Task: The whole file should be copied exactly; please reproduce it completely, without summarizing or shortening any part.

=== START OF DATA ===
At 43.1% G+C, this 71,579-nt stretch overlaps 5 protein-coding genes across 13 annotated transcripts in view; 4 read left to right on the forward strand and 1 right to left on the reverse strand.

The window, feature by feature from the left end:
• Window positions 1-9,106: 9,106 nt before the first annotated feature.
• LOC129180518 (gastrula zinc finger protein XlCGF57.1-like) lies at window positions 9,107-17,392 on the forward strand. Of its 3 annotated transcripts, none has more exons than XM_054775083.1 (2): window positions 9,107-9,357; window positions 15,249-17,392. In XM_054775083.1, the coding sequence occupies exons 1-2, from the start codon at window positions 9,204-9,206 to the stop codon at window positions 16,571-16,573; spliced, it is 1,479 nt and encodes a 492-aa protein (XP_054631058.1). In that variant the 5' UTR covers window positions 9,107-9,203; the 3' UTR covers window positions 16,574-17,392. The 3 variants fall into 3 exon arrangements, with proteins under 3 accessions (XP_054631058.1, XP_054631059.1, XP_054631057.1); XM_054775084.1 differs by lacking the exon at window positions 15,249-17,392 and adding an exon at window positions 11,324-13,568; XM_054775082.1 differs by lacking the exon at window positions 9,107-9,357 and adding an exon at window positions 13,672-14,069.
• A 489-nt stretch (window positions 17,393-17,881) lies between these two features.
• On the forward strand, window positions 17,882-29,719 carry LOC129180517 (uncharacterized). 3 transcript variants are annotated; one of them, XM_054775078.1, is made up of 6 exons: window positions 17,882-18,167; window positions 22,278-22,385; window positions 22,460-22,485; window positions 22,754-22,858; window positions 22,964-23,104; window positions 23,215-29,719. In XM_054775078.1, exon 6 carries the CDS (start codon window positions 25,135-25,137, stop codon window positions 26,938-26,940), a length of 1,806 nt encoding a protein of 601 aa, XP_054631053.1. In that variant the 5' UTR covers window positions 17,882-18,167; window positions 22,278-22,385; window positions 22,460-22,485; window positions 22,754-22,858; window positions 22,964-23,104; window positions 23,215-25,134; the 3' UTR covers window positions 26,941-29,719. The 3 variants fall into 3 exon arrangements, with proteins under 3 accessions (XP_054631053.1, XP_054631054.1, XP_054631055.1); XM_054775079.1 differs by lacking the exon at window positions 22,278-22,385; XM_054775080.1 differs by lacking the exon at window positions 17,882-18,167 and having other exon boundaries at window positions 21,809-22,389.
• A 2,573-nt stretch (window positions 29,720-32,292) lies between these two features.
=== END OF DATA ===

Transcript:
At 43.1% G+C, this 71,579-nt stretch overlaps 5 protein-coding genes across 13 annotated transcripts in view; 4 read left to right on the forward strand and 1 right to left on the reverse strand.

The window, feature by feature from the left end:
• Window positions 1-9,106: 9,106 nt before the first annotated feature.
• LOC129180518 (gastrula zinc finger protein XlCGF57.1-like) lies at window positions 9,107-17,392 on the forward strand. Of its 3 annotated transcripts, none has more exons than XM_054775083.1 (2): window positions 9,107-9,357; window positions 15,249-17,392. In XM_054775083.1, the coding sequence occupies exons 1-2, from the start codon at window positions 9,204-9,206 to the stop codon at window positions 16,571-16,573; spliced, it is 1,479 nt and encodes a 492-aa protein (XP_054631058.1). In that variant the 5' UTR covers window positions 9,107-9,203; the 3' UTR covers window positions 16,574-17,392. The 3 variants fall into 3 exon arrangements, with proteins under 3 accessions (XP_054631058.1, XP_054631059.1, XP_054631057.1); XM_054775084.1 differs by lacking the exon at window positions 15,249-17,392 and adding an exon at window positions 11,324-13,568; XM_054775082.1 differs by lacking the exon at window positions 9,107-9,357 and adding an exon at window positions 13,672-14,069.
• A 489-nt stretch (window positions 17,393-17,881) lies between these two features.
• On the forward strand, window positions 17,882-29,719 carry LOC129180517 (uncharacterized). 3 transcript variants are annotated; one of them, XM_054775078.1, is made up of 6 exons: window positions 17,882-18,167; window positions 22,278-22,385; window positions 22,460-22,485; window positions 22,754-22,858; window positions 22,964-23,104; window positions 23,215-29,719. In XM_054775078.1, exon 6 carries the CDS (start codon window positions 25,135-25,137, stop codon window positions 26,938-26,940), a length of 1,806 nt encoding a protein of 601 aa, XP_054631053.1. In that variant the 5' UTR covers window positions 17,882-18,167; window positions 22,278-22,385; window positions 22,460-22,485; window positions 22,754-22,858; window positions 22,964-23,104; window positions 23,215-25,134; the 3' UTR covers window positions 26,941-29,719. The 3 variants fall into 3 exon arrangements, with proteins under 3 accessions (XP_054631053.1, XP_054631054.1, XP_054631055.1); XM_054775079.1 differs by lacking the exon at window positions 22,278-22,385; XM_054775080.1 differs by lacking the exon at window positions 17,882-18,167 and having other exon boundaries at window positions 21,809-22,389.
• A 2,573-nt stretch (window positions 29,720-32,292) lies between these two features.